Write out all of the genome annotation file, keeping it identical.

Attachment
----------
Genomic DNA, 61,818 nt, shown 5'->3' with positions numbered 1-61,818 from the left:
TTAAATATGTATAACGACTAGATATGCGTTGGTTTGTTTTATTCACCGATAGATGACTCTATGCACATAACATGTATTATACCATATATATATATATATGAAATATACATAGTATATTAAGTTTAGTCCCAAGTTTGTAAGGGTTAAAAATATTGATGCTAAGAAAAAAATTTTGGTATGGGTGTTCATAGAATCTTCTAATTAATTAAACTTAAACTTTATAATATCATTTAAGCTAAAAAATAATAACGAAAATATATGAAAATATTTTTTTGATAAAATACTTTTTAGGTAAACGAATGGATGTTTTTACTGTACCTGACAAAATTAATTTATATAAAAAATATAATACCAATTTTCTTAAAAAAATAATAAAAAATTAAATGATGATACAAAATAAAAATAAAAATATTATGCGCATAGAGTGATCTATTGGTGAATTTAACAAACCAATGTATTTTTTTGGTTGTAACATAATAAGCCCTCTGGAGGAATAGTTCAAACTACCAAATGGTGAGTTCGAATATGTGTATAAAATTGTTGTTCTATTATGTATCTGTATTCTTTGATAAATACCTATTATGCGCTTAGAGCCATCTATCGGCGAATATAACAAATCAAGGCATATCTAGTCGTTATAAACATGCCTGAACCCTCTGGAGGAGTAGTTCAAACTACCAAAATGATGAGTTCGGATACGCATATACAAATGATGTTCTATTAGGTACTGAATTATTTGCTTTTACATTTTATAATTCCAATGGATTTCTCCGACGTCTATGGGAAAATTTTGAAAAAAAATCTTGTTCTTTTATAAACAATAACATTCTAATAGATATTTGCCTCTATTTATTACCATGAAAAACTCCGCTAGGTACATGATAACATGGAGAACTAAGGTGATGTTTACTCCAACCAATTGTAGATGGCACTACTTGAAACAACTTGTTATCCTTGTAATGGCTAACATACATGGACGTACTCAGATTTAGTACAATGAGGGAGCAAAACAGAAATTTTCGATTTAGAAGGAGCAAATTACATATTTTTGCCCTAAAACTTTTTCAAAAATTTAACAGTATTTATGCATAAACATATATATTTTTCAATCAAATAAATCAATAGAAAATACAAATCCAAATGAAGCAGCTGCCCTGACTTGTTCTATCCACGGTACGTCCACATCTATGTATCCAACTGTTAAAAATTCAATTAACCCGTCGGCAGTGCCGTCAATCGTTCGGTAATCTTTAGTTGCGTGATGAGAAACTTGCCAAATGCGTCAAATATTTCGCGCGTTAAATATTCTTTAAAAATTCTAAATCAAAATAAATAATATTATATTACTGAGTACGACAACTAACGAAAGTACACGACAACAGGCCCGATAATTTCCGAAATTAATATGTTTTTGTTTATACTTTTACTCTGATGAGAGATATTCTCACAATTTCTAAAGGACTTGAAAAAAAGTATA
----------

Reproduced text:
Genomic DNA, 61,818 nt, shown 5'->3' with positions numbered 1-61,818 from the left:
TTAAATATGTATAACGACTAGATATGCGTTGGTTTGTTTTATTCACCGATAGATGACTCTATGCACATAACATGTATTATACCATATATATATATATATGAAATATACATAGTATATTAAGTTTAGTCCCAAGTTTGTAAGGGTTAAAAATATTGATGCTAAGAAAAAAATTTTGGTATGGGTGTTCATAGAATCTTCTAATTAATTAAACTTAAACTTTATAATATCATTTAAGCTAAAAAATAATAACGAAAATATATGAAAATATTTTTTTGATAAAATACTTTTTAGGTAAACGAATGGATGTTTTTACTGTACCTGACAAAATTAATTTATATAAAAAATATAATACCAATTTTCTTAAAAAAATAATAAAAAATTAAATGATGATACAAAATAAAAATAAAAATATTATGCGCATAGAGTGATCTATTGGTGAATTTAACAAACCAATGTATTTTTTTGGTTGTAACATAATAAGCCCTCTGGAGGAATAGTTCAAACTACCAAATGGTGAGTTCGAATATGTGTATAAAATTGTTGTTCTATTATGTATCTGTATTCTTTGATAAATACCTATTATGCGCTTAGAGCCATCTATCGGCGAATATAACAAATCAAGGCATATCTAGTCGTTATAAACATGCCTGAACCCTCTGGAGGAGTAGTTCAAACTACCAAAATGATGAGTTCGGATACGCATATACAAATGATGTTCTATTAGGTACTGAATTATTTGCTTTTACATTTTATAATTCCAATGGATTTCTCCGACGTCTATGGGAAAATTTTGAAAAAAAATCTTGTTCTTTTATAAACAATAACATTCTAATAGATATTTGCCTCTATTTATTACCATGAAAAACTCCGCTAGGTACATGATAACATGGAGAACTAAGGTGATGTTTACTCCAACCAATTGTAGATGGCACTACTTGAAACAACTTGTTATCCTTGTAATGGCTAACATACATGGACGTACTCAGATTTAGTACAATGAGGGAGCAAAACAGAAATTTTCGATTTAGAAGGAGCAAATTACATATTTTTGCCCTAAAACTTTTTCAAAAATTTAACAGTATTTATGCATAAACATATATATTTTTCAATCAAATAAATCAATAGAAAATACAAATCCAAATGAAGCAGCTGCCCTGACTTGTTCTATCCACGGTACGTCCACATCTATGTATCCAACTGTTAAAAATTCAATTAACCCGTCGGCAGTGCCGTCAATCGTTCGGTAATCTTTAGTTGCGTGATGAGAAACTTGCCAAATGCGTCAAATATTTCGCGCGTTAAATATTCTTTAAAAATTCTAAATCAAAATAAATAATATTATATTACTGAGTACGACAACTAACGAAAGTACACGACAACAGGCCCGATAATTTCCGAAATTAATATGTTTTTGTTTATACTTTTACTCTGATGAGAGATATTCTCACAATTTCTAAAGGACTTGAAAAAAAGTATA